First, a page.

Skip to comments.20 people killed by electrocution in Nigeria
Posted on 02/13/2010 10:14:08 AM PST by Free ThinkerNY
PORT HARCOURT, Nigeria (AP) - A police spokeswoman says at least 20 people were killed after a cable fell on a bus and electrocuted the passengers inside.
Spokeswoman Rita Abbey says the death toll could rise further. An Associated Press cameraman saw more than 10 bodies at a local hospital.
(Excerpt) Read more at breitbart.com ...
My God, what a horrible way to die that must me.
Rita Abbey says the death toll could rise further
Are people still getting on the bus?
I think they would probably have been OK if they stayed in the bus until the cable was de-energized. It would be hard to be electrocuted inside a vehicle since there’s no place to complete a circuit. You need a return, which would be provided by ground. Contacting the bus which is in contact with the hot cable and the ground at the same time could be fatal. Same thing for bystanders. As long as they didn’t contact the cable or bus they should have been ok.
Yup. There needs to be a return path. Unless the bus was an open vehicle, the bus would act as a Faraday cage, insulating the passengers from electrocution.
Note to self: Stay on the bus until power is removed.
This doesn’t make sense to me. The safest place when electricity has become unruly is on a rubber tired platform such as a bus. No grounding= safe. If the people panicked and got off the bus while cable still contacting the bus then bad results. Might be a sheeple or lemming reaction? Don’t know just sounds screwy.
Tragic incident. Pray for the families.
Put sign on bus,
Democrats, free ride to polls.
Have you ever ridden on a Third World bus in a heavy rain? Everybody’s going to be a conductor.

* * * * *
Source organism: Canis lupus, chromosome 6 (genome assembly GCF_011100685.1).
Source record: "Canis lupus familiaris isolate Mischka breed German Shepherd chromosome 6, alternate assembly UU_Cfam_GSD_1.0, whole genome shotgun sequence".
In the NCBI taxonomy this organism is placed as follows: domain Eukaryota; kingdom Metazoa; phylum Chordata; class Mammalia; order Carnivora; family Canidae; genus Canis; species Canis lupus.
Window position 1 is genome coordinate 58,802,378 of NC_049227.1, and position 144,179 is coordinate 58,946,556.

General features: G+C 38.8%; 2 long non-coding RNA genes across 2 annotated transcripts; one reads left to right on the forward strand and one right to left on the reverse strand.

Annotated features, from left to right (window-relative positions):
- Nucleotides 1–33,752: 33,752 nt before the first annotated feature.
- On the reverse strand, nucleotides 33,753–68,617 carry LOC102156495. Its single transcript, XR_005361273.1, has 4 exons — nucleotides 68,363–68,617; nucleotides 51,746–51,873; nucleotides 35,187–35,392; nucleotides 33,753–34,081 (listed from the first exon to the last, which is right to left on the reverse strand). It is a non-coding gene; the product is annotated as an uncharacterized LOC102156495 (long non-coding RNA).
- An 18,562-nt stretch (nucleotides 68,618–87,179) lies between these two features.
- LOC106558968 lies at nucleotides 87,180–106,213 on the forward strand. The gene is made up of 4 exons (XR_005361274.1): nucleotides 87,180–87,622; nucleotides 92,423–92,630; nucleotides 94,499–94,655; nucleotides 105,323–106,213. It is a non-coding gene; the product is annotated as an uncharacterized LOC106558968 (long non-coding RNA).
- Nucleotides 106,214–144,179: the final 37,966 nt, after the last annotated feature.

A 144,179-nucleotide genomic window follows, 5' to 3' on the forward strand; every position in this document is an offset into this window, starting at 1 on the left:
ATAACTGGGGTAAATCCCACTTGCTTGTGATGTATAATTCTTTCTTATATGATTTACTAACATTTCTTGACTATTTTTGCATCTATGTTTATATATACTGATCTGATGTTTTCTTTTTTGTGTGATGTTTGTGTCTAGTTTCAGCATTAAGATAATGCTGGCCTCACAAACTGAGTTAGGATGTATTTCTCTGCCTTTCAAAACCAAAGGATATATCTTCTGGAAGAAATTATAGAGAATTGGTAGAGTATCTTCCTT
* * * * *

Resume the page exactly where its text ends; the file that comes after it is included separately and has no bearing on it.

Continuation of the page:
The tires were probably acting as insulators and the passengers completed the circuit when they went out the bus door. ...and more kept following. Not too bright, unless they wanted to be light bulbs.
Did not say if the bus had an open or cloth top through which the cable tore. Or if nothing untoward happened until people attempted to leave the bus, which would have started a panic rush as people began to fall dead while bridging the conductive bus’s shell and the ground.
It needn't even be insulated to the ground. This is because electricity will take the path of least resistance, which will be through the conductive cage of the bus. The occupants aren't exposed to a significant voltage gradient (e.g., high voltage on the hand, low voltage at the foot), so little current will flow through a human who stays inside the conductive cage, even if the conductive cage is carrying a large current to ground.
That could not possibly happen. Well maybe, if the passengers stepped off the bus into a puddle while holding on to a metal handrail, but they'd have to do it one at a time!
I was driving a car through a thunderstorm when the car took a direct lightning stroke. The view from the windshield was a deep violet glow and the loudest sound I'd ever heard (before or since). It took out the FM radio for about 30 seconds which then recovered, no damage to the car or contents.
Google "Faraday cage" for reference.
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